Jewish tradition customarily marks every lifecycle and calendar event with a meal of Lit. Commandment. It is traditionally held that there are 613 mitzvot (plural) in Judaism, both postive commandments (mandating actions) and negative commandments (prohibiting actions). Mitzvah has also become colloquially assumed to mean the idea of a “good deed.". Special foods that symbolize the occasion and the hopes that are associated with it are eaten at most of these meals. Here are a few suggestions for foods or drinks that can be added to your menu and which can be accompanied by related verses or explanations:
Foods from the Seven Species
Jewish tradition tends to favor fruits of the seven species with which the Land of Lit. ''the one who struggles with God.'' Israel means many things. It is first used with reference to Jacob, whose name is changed to Israel (Genesis 32:29), the one who struggles with God. Jacob's children, the Jewish people, become B'nai Israel, the children of Israel. The name also refers to the land of Israel and the State of Israel. was blessed: [wheat, barley,] grapes, figs, pomegranate, olives, and dates. The following blessing is recited before eating these fruits:
בָּרוּךְ אַתָּה אֲדֹנָי אֱלֹהֵינוּ מֶלֶךְ הָעוֹלָם בּוֹרֵא פְּרִי הָעֵץ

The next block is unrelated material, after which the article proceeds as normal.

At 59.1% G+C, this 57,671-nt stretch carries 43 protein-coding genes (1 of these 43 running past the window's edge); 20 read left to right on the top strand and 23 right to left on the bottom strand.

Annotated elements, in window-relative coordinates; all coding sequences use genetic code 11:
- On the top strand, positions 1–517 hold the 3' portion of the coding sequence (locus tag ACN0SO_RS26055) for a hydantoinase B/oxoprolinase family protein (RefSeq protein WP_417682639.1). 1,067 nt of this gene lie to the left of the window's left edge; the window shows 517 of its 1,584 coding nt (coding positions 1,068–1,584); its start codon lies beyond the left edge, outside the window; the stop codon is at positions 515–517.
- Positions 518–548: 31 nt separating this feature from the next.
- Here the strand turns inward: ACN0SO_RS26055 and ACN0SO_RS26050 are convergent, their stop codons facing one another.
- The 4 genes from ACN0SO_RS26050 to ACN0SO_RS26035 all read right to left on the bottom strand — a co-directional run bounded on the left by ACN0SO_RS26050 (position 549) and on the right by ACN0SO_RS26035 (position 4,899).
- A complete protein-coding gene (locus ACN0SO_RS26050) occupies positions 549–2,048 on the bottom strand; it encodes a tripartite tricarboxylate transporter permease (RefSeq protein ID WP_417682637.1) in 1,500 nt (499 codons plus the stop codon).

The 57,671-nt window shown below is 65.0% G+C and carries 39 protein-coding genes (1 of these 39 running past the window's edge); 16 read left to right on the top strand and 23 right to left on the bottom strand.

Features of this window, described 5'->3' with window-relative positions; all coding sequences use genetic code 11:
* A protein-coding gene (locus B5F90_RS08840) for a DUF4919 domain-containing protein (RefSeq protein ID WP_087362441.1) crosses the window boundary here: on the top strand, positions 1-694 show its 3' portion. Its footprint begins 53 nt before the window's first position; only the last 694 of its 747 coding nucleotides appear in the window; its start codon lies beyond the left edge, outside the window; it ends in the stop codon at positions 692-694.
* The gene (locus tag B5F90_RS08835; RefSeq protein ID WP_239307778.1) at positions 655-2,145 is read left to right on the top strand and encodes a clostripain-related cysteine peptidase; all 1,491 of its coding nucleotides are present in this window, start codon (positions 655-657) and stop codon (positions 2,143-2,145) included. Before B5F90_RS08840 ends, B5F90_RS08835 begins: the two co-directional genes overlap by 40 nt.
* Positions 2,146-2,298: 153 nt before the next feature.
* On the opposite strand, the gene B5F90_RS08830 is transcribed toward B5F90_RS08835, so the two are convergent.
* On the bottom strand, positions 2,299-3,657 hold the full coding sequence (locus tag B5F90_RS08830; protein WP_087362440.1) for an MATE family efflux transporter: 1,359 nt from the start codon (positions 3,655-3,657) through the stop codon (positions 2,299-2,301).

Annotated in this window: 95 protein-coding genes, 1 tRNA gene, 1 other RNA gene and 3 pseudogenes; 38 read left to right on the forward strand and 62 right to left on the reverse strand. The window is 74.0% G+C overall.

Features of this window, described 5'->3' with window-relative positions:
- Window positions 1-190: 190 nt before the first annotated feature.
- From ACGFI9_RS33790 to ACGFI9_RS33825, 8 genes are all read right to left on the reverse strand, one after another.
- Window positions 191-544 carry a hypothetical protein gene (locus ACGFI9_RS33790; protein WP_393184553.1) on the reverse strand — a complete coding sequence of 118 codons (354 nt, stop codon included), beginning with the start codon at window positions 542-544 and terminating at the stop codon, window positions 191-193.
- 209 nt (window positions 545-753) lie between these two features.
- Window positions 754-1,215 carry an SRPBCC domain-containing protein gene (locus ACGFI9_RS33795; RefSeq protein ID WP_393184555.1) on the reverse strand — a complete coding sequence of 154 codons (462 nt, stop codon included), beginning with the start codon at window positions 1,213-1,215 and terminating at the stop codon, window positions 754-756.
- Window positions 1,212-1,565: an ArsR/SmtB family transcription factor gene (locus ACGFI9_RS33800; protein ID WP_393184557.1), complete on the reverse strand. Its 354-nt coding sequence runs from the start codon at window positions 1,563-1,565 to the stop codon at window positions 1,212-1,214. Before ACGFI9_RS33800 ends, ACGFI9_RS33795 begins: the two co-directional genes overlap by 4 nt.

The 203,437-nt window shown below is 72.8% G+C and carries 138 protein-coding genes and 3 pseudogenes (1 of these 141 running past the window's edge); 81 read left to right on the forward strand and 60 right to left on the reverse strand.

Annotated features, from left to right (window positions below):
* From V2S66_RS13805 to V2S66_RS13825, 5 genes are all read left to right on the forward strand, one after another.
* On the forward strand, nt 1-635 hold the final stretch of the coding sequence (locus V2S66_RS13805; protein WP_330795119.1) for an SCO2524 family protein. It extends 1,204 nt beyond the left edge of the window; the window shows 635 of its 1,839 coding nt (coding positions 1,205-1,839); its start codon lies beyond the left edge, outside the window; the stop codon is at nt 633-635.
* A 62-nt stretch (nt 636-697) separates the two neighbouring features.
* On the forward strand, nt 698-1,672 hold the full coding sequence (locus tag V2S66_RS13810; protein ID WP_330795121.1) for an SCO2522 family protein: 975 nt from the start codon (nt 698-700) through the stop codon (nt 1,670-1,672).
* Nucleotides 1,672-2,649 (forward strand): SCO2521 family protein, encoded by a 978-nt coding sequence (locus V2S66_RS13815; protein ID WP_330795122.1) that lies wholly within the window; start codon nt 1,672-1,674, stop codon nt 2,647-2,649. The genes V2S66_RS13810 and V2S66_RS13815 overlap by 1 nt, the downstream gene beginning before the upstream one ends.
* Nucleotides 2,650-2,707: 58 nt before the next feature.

Barukh Atah Adonay Eloheynu Melekh Ha’olam boreh pri ha-etz.
Blessed are You, Lord our God, King of the Universe, who created the fruits of the trees.
Foods that symbolize birth, fertility, and childhood
If you like, you can serve at the meal fish, baked goods shaped like fish, pomegranates, and foods shaped like stars – all of which symbolize fertility and abundance, in the spirit of the blessing given to Abraham is the first patriarch and the father of the Jewish people. He is the husband of Sarah and the father of Isaac and Ishmael. God's covenant - that we will be a great people and inherit the land of Israel - begins with Abraham and is marked by his circumcision, the first in Jewish history. His Hebrew name is Avraham.: “I will exceedingly multiply your seed as the stars” (Genesis 22:17). One may similarly serve milk, dairy products, honey and almonds, which represent the childhood, development, and growth that you wish for your baby.
Foods that symbolize the lifecycle
Circular shaped foods such as bagels, chickpeas, and hard-boiled eggs, symbolizing the cyclical nature of life where birth and death each has its time and place, can also be eaten at the meal. These foods are also served at the Shalom Zachar reception that is celebrated in honor of the birth of a son, and at the Seudat Havraah meal served to mourners. They represent the baby’s longing for the sheltered life it enjoyed inside the womb. An additional dimension to these foods is provided by the Talmudic tradition that the newborn child is overcome with sadness over the loss of knowledge and wisdom that according to Jewish lore, she was taught in-utero.